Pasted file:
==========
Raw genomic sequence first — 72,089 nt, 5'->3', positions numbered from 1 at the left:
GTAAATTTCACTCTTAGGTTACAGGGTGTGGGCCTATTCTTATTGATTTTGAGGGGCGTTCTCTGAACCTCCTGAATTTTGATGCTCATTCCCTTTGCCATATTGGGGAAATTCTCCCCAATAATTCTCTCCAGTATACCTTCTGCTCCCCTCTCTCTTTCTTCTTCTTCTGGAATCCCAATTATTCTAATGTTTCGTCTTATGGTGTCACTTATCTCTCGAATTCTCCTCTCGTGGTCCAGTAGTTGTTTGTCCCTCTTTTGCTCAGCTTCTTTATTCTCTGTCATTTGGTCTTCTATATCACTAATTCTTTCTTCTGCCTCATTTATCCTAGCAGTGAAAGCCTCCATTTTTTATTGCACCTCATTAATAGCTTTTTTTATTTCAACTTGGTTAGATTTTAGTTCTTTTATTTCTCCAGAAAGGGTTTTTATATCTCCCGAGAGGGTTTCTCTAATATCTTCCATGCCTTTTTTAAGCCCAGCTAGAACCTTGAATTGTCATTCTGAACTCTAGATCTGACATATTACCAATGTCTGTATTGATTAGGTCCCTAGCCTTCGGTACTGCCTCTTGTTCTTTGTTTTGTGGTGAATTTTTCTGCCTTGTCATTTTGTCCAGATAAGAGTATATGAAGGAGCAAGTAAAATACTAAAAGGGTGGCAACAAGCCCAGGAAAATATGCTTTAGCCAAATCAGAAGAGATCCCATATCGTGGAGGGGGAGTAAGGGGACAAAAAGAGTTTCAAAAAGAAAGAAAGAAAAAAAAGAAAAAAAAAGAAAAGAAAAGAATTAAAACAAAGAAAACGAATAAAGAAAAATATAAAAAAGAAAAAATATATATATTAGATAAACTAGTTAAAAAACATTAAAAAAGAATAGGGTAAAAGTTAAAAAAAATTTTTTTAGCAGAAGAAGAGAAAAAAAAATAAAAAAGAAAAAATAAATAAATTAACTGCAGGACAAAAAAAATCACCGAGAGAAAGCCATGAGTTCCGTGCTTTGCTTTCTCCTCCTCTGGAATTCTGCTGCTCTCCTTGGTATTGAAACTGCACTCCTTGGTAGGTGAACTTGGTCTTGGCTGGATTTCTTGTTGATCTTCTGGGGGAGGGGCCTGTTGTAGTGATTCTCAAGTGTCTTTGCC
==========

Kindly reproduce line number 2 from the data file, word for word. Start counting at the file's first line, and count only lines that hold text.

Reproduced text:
GTAAATTTCACTCTTAGGTTACAGGGTGTGGGCCTATTCTTATTGATTTTGAGGGGCGTTCTCTGAACCTCCTGAATTTTGATGCTCATTCCCTTTGCCATATTGGGGAAATTCTCCCCAATAATTCTCTCCAGTATACCTTCTGCTCCCCTCTCTCTTTCTTCTTCTTCTGGAATCCCAATTATTCTAATGTTTCGTCTTATGGTGTCACTTATCTCTCGAATTCTCCTCTCGTGGTCCAGTAGTTGTTTGTCCCTCTTTTGCTCAGCTTCTTTATTCTCTGTCATTTGGTCTTCTATATCACTAATTCTTTCTTCTGCCTCATTTATCCTAGCAGTGAAAGCCTCCATTTTTTATTGCACCTCATTAATAGCTTTTTTTATTTCAACTTGGTTAGATTTTAGTTCTTTTATTTCTCCAGAAAGGGTTTTTATATCTCCCGAGAGGGTTTCTCTAATATCTTCCATGCCTTTTTTAAGCCCAGCTAGAACCTTGAATTGTCATTCTGAACTCTAGATCTGACATATTACCAATGTCTGTATTGATTAGGTCCCTAGCCTTCGGTACTGCCTCTTGTTCTTTGTTTTGTGGTGAATTTTTCTGCCTTGTCATTTTGTCCAGATAAGAGTATATGAAGGAGCAAGTAAAATACTAAAAGGGTGGCAACAAGCCCAGGAAAATATGCTTTAGCCAAATCAGAAGAGATCCCATATCGTGGAGGGGGAGTAAGGGGACAAAAAGAGTTTCAAAAAGAAAGAAAGAAAAAAAAGAAAAAAAAAGAAAAGAAAAGAATTAAAACAAAGAAAACGAATAAAGAAAAATATAAAAAAGAAAAAATATATATATTAGATAAACTAGTTAAAAAACATTAAAAAAGAATAGGGTAAAAGTTAAAAAAAATTTTTTTAGCAGAAGAAGAGAAAAAAAAATAAAAAAGAAAAAATAAATAAATTAACTGCAGGACAAAAAAAATCACCGAGAGAAAGCCATGAGTTCCGTGCTTTGCTTTCTCCTCCTCTGGAATTCTGCTGCTCTCCTTGGTATTGAAACTGCACTCCTTGGTAGGTGAACTTGGTCTTGGCTGGATTTCTTGTTGATCTTCTGGGGGAGGGGCCTGTTGTAGTGATTCTCAAGTGTCTTTGCC